EU citizens are currently free to live and work in the UK without having to meet admission requirements, while non-EU nationals require visas. A vote to leave the EU could mean tighter controls on the migration of EU nationals, although it is not known if EU nationals would face the same requirements as non-EU nationals.
The UK’s current labour immigration policies for non-EU nationals place a strong emphasis on the skill level of the job when determining their eligibility to come to the UK for work.
The report found that three-quarters of EU citizens currently working in the UK would not meet current visa requirements to stay in the country if Britain leaves the EU.
This would rise to about 81% once new rules come into effect in April 2017, it added.
The study said that admission requirements would have quite different impacts in different UK regions, occupations, and industries, as well as for different profiles of migrants themselves.
It suggested that skill-based selection criteria, similar to that used for non-EU nationals, would affect employers’ ability to sponsor EU workers in some industries much more than others.
Some of the occupations and industries in which employers have relied most on workers from EU countries in recent years are those in which the smallest shares of jobs are currently eligible for work visas.
The distribution, hotels and restaurants industry category is the largest employer of EU-born workers, yet only 6% of all employees in this sector meet current visa requirements.
The public administration, education, health, banking and finance industries are also major employers of EU nationals. A larger share – albeit still a minority – of EU workers in these industries meet current visa requirements.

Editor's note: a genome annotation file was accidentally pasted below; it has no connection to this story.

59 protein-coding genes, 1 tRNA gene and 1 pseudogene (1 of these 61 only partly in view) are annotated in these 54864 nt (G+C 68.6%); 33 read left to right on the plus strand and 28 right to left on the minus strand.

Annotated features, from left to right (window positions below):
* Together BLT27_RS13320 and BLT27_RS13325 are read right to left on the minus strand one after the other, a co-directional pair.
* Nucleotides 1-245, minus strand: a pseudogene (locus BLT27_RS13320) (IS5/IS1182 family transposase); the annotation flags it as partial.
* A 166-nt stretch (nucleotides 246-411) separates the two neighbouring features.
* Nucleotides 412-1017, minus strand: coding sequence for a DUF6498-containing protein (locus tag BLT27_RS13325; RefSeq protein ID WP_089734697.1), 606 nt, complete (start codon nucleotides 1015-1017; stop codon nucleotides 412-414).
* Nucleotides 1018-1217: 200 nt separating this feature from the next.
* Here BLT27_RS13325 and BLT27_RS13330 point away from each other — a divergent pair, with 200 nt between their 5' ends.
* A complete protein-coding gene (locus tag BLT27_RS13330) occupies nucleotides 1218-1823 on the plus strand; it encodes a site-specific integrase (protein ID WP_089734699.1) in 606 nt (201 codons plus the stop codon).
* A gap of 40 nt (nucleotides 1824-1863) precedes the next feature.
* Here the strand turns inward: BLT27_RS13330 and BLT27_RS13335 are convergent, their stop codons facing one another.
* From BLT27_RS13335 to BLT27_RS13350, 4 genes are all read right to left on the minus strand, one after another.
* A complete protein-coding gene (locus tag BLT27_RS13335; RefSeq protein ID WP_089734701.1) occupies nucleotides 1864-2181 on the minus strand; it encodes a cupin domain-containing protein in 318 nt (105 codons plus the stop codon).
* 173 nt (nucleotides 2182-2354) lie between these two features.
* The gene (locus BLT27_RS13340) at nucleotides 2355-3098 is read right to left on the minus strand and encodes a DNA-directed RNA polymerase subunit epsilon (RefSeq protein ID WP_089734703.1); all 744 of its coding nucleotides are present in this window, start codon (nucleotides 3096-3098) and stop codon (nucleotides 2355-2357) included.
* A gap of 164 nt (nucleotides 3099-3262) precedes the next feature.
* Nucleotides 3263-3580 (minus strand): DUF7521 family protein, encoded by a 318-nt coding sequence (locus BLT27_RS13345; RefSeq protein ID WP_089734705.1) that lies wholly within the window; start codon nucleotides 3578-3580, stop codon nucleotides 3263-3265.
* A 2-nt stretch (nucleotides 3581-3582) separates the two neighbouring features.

The study revealed that the hospitality and farming industries would be significantly affected by admission requirements for EU nationals, with 94% and 96% respectively of their non-British, EU employees unlikely to meet requirements.
About three-quarters of EU workers in the construction, manufacturing, energy and transport industries would not qualify under the current rules applied to other overseas workers.
The banking and financial sector — which includes professional services firms and management consultants, as well as the cleaners, back office staff and security guards that work for them — would also suffer, with 66% of EU workers ineligible for visas under current rules for non-EU workers.
“Most sectors of the U.K. labour market now have a significant EU migrant workforce — and many of these are lower-paid sectors, such as hotels and manufacturing,” Carlos Vargas-Silva, the author of the report, said.
The report acknowledges that it is not possible to know exactly how a vote to leave the EU would affect migration to the UK because forecasting migration under any policy regime is difficult and cannot be done with confidence and because the policies and agreements that would follow a vote the leave the EU are not known in advance.
“The biggest challenge with analysing the impacts of Brexit on migration is that we can’t know what policies EU citizens would face until after the referendum. Some scenarios involve almost no change to policy at all, while others would be a huge departure from the status quo,” Vargas-Silva said.
The report added that any move to impose admission requirements on EU nationals would be accompanied by a wholesale review of the immigration system overall, rather than simply applying to EU nationals the rules that currently exist for non-EU nationals. It predicted that this might involve less restrictive criteria for skilled work visas.
The research also predicts that programmes providing non-EU nationals with access to the UK labour market for work in certain low-skilled occupations such as agriculture and food processing could be reintroduced in the event of a vote to leave the EU.
However, Vargas-Silva added, “Even if the immigration system is redesigned after a Brexit vote, any system that selects EU workers based on skills and pay is likely to hit these sectors hardest.”